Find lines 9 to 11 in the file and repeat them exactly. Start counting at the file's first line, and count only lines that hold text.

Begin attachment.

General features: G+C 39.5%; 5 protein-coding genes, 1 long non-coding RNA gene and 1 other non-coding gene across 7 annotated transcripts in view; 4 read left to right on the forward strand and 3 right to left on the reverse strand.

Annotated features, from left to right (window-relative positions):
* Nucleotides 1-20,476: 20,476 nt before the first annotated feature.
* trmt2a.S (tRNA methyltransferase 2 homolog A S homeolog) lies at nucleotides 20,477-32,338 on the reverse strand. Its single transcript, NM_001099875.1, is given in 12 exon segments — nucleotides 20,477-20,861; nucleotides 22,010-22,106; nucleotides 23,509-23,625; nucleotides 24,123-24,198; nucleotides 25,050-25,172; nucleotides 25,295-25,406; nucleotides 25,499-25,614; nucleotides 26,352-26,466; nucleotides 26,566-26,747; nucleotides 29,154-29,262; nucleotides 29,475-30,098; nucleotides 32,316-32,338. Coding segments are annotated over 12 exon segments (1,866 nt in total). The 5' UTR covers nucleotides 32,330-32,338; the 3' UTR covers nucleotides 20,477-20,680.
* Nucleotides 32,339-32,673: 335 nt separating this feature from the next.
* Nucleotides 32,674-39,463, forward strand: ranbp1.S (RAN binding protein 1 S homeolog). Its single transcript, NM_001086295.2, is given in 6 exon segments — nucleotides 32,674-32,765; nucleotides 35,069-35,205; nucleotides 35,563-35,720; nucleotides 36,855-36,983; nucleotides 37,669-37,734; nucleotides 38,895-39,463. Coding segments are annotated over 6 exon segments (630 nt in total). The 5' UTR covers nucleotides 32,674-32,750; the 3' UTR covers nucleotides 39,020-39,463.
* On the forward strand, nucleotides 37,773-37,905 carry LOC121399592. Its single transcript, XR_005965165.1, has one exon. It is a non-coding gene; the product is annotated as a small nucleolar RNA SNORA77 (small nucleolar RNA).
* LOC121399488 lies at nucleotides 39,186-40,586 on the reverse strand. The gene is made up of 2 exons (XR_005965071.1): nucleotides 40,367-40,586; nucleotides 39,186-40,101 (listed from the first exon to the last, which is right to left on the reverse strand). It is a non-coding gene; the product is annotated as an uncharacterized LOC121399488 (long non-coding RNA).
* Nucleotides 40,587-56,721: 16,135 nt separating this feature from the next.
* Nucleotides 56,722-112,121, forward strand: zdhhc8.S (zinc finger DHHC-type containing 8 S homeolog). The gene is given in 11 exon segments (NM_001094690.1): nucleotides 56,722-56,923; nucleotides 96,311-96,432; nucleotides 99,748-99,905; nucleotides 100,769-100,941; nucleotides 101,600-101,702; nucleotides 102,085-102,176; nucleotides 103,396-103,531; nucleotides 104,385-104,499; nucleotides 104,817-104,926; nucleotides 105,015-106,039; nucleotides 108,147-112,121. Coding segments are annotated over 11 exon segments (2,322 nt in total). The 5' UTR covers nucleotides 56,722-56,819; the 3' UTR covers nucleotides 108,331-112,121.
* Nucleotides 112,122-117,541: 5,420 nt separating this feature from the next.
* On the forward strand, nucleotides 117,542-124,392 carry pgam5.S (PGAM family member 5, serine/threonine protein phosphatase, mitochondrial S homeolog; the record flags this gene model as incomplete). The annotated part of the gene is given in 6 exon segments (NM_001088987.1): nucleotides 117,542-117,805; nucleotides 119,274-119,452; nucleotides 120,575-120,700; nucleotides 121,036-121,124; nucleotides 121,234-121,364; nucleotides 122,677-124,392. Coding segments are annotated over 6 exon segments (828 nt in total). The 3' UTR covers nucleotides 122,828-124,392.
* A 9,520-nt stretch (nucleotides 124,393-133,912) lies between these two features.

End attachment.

* Nucleotides 40,587-56,721: 16,135 nt separating this feature from the next.
* Nucleotides 56,722-112,121, forward strand: zdhhc8.S (zinc finger DHHC-type containing 8 S homeolog). The gene is given in 11 exon segments (NM_001094690.1): nucleotides 56,722-56,923; nucleotides 96,311-96,432; nucleotides 99,748-99,905; nucleotides 100,769-100,941; nucleotides 101,600-101,702; nucleotides 102,085-102,176; nucleotides 103,396-103,531; nucleotides 104,385-104,499; nucleotides 104,817-104,926; nucleotides 105,015-106,039; nucleotides 108,147-112,121. Coding segments are annotated over 11 exon segments (2,322 nt in total). The 5' UTR covers nucleotides 56,722-56,819; the 3' UTR covers nucleotides 108,331-112,121.
* Nucleotides 112,122-117,541: 5,420 nt separating this feature from the next.